From the book of the hut

A strange Spring in Val d'Algone

After Sunday's remarkable snowfall ( may 5th) a soft blanket of snow covered the green pastures, but Mother Nature took her course as if nothing had happened.

Nevertheless, the small buds open, the leaves continue to paint the trees a light green, dressing the once naked trees...and in the undergrowth, the first fruits that this wonderful terrain quite unexpectedly offers its inhabitants can be found.

This is the ideal moment for collecting some of natures best treasures, discovered by past generations who, with experience, were able to identify the edible species from the poisonous ones.

In some places in the Val d'Algone it is possible to come across small meadows full of wild garlic. It's easily recognizable by the strong aroma of garlic that can be smelt in the air. If you look closely, you'll see the shiny, dark leaves.. Allium ursinum ( its latin name) is a wild version of the common garlic that we all know and use.

It's a spontaneous bulbous perennial that grows in humid environments and bears love it!! It is actually one of the first things they eat when they come out from hibernation.

Studies have shown that it was used in ancient times, thanks to its versatility and abundance: a few leaves ( the young ones are the best) give a delicious pesto for a mouthwatering pasta dish. It can also be dried and powdered and added to various sauces and dishes.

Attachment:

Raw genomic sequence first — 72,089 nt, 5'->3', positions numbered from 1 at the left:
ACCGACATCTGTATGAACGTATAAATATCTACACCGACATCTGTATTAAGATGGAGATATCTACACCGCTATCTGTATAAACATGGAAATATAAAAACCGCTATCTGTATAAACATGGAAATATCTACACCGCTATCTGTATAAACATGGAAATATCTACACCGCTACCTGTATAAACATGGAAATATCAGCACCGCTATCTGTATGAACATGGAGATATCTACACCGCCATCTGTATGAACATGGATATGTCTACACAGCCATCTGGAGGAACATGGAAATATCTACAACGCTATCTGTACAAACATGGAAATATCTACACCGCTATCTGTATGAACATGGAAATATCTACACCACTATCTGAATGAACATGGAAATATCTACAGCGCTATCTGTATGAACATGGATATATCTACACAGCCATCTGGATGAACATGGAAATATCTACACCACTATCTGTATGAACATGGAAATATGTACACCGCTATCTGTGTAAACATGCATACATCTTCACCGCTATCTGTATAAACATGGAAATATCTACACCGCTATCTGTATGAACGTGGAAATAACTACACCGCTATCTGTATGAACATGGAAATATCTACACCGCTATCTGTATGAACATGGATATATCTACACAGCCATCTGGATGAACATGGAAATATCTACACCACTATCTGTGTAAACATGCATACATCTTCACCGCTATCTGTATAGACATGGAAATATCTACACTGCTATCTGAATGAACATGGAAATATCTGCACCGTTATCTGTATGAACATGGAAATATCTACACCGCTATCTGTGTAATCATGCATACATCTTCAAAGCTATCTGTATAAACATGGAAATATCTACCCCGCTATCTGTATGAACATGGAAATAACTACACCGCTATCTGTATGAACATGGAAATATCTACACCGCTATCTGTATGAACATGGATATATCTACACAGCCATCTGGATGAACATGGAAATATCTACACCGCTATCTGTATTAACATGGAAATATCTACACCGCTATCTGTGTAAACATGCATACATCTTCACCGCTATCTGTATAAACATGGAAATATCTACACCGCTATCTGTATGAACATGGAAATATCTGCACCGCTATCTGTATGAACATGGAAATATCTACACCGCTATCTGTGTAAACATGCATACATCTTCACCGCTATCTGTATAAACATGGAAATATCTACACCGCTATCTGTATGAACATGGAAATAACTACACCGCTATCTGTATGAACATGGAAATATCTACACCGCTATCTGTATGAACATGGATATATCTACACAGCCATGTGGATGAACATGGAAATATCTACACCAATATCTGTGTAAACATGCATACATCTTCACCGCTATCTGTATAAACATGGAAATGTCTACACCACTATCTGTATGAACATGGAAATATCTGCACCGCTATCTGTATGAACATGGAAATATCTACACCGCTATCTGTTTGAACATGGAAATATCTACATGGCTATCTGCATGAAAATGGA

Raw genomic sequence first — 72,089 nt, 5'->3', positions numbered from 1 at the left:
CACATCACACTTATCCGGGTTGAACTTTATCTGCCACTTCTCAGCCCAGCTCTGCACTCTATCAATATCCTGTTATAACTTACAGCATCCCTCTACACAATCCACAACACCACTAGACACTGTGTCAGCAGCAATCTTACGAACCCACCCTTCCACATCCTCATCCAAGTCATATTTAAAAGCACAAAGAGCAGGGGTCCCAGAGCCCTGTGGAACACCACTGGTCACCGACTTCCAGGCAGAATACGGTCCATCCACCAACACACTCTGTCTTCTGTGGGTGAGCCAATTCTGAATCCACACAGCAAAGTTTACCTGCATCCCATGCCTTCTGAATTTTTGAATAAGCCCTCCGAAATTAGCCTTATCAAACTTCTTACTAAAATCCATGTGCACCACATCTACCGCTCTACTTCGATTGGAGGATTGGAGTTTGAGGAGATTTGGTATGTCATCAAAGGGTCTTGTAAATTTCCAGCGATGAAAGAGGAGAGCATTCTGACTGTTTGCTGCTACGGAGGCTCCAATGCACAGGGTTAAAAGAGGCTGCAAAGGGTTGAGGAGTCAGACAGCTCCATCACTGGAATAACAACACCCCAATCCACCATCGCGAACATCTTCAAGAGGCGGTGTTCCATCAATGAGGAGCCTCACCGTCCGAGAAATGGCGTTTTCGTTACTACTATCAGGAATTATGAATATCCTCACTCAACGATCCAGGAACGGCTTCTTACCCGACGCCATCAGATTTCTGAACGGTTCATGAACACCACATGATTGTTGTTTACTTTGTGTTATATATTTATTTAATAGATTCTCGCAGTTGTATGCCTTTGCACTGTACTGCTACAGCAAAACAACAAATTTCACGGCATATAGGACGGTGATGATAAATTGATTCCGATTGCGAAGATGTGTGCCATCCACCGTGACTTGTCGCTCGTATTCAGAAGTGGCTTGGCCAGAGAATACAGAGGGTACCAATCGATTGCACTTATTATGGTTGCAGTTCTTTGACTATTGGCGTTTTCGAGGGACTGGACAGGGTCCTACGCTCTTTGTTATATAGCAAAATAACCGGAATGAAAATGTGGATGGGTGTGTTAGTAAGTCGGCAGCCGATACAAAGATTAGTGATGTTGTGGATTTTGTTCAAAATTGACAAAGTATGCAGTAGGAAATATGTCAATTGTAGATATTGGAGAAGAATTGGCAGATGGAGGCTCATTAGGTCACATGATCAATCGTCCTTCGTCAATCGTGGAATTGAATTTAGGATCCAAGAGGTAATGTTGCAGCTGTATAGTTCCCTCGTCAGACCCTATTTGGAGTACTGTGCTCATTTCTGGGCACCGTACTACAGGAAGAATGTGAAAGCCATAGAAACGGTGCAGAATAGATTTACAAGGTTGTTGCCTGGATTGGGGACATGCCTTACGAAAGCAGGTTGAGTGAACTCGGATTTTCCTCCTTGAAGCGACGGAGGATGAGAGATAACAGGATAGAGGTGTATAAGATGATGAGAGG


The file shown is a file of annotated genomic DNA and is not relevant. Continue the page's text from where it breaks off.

Careful, wild garlic is closely related to the lily of the valley. The latter is highly toxic......if in doubt rub the your sense of smell.

For the more expert and patient of you, well, this is the time to look for mountain asparagus. Strangely enough, they are called asparagus, but have nothing to do with this family of's only the form that resembles the better known asparagus L'Aruncus diocus , ( its latin name) is in fact a whitish- reddish sprout found in the woods at 1500m. It should be picked before its leaves open. It's easily identified because it usually grows near the previous year's plant, (if it hasn't been uprooted). This plant resembles a tall stick which terminates with an inflorescence that dries up and resists the winter months. These wild asparagus are often eaten with boiled eggs and the more willing preserve them in oil.

The discovery of these small hidden wonders offered by Nature is always a rewarding experience. It's not only the actual physical action of going out to find food to survive as our ancestors did, but it's a deeper search. It's a ritual that is repeated, almost unchanged, for centuries that consolidates the relationship of mutual friendship and respect between man and mountains.

PS. We recommend you rely on the advice of an expert before eating any food found in the mountains.


Request your holiday in the heart of the Adamello-Brenta Nature Park now. An authentic, unique and unforgettable experience.

Non binding request